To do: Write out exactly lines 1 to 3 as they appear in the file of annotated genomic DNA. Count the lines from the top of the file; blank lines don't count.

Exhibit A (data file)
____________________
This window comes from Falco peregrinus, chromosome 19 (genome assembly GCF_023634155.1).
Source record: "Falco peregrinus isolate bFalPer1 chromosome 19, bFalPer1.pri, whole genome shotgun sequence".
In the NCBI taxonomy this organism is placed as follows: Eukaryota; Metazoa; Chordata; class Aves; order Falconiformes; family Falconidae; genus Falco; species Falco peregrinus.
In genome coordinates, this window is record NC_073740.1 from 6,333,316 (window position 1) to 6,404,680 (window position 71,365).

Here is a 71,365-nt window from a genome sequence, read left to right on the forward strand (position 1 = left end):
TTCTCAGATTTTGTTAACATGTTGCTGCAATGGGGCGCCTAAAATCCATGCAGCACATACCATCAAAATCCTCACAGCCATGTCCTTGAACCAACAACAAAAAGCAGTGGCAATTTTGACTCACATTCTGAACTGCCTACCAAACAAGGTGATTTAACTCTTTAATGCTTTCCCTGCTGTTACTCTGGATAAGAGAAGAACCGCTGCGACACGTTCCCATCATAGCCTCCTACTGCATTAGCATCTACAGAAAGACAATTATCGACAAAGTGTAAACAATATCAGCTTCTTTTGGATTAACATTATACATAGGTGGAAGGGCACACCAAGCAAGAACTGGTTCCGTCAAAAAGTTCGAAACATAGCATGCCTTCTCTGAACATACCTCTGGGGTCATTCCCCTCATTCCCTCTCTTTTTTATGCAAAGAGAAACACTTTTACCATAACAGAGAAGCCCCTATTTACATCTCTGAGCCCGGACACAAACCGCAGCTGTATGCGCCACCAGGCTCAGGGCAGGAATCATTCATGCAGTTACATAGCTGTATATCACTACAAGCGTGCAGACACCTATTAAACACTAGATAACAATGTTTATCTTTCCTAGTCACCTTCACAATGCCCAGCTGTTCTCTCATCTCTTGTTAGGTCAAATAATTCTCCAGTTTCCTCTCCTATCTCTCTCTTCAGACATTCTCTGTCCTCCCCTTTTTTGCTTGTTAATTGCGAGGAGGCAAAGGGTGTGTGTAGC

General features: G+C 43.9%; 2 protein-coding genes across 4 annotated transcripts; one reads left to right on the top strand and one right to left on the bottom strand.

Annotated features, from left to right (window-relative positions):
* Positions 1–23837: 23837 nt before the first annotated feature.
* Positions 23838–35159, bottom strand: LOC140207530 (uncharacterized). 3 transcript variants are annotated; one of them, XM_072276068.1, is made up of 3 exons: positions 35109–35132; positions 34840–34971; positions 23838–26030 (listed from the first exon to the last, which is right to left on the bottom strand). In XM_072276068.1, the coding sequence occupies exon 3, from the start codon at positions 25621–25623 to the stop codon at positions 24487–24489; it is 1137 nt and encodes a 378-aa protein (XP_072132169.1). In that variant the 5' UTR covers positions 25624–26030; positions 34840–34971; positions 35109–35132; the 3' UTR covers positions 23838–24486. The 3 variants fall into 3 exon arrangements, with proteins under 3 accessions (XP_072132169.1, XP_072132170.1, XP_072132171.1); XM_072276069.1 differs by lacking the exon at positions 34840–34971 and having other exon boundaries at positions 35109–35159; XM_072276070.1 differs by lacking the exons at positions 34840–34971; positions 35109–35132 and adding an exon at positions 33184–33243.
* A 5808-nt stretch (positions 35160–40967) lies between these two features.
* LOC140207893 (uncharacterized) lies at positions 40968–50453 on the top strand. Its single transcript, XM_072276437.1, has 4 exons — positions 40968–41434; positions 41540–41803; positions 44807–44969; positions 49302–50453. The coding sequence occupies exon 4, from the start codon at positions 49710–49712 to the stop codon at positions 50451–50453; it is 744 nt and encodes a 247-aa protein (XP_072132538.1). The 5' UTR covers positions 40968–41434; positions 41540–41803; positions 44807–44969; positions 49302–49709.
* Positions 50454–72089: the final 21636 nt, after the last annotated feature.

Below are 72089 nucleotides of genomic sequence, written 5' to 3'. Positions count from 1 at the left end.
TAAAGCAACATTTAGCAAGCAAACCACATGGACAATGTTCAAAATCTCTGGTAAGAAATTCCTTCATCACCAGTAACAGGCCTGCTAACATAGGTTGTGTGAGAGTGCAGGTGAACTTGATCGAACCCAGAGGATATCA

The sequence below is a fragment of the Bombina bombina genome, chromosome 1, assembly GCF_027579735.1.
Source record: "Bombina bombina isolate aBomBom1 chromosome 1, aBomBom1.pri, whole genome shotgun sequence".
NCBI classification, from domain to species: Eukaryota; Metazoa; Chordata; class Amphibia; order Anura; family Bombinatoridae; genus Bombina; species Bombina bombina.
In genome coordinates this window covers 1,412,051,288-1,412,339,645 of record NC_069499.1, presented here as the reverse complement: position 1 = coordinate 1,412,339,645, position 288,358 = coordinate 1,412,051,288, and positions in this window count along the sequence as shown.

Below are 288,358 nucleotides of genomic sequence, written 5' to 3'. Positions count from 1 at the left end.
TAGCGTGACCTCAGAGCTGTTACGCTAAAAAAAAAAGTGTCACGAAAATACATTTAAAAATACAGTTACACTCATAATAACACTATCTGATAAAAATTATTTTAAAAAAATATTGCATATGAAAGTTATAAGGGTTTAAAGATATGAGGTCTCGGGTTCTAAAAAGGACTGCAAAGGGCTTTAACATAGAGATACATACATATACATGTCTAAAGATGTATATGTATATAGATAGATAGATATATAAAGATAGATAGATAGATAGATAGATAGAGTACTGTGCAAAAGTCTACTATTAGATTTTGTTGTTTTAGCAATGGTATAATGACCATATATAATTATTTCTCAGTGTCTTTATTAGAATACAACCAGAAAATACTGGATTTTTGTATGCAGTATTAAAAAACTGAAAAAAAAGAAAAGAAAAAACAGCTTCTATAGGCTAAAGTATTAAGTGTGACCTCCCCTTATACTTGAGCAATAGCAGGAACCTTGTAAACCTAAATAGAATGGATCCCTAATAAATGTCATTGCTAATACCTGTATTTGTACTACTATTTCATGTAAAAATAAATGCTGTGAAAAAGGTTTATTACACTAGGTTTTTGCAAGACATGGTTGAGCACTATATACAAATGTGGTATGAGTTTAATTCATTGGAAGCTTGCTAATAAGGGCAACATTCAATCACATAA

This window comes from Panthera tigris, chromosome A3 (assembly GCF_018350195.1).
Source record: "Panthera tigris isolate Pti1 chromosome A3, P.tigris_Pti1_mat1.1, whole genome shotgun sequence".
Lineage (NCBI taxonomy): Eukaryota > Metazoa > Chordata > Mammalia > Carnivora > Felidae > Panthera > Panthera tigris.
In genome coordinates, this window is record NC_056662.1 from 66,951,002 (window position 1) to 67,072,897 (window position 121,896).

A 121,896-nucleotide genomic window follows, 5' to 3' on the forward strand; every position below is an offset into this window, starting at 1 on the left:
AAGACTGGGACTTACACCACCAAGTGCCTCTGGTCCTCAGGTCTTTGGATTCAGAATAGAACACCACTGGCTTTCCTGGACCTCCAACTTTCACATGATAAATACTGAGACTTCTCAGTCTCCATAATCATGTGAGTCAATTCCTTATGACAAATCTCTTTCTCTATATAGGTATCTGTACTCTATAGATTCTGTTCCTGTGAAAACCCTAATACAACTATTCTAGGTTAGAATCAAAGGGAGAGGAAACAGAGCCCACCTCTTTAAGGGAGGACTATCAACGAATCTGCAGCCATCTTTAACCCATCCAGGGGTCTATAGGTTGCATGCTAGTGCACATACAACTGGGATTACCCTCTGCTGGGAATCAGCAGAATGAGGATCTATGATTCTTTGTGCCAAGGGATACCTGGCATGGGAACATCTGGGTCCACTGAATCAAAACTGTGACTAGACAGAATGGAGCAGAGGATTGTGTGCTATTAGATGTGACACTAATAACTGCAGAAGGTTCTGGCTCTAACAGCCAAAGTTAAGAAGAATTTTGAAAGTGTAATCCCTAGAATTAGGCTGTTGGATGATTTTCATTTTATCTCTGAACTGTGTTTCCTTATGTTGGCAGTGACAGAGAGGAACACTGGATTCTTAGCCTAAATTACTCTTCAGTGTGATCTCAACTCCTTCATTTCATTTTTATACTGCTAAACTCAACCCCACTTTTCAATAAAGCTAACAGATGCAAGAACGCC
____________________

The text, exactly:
This window comes from Falco peregrinus, chromosome 19 (genome assembly GCF_023634155.1).
Source record: "Falco peregrinus isolate bFalPer1 chromosome 19, bFalPer1.pri, whole genome shotgun sequence".
In the NCBI taxonomy this organism is placed as follows: Eukaryota; Metazoa; Chordata; class Aves; order Falconiformes; family Falconidae; genus Falco; species Falco peregrinus.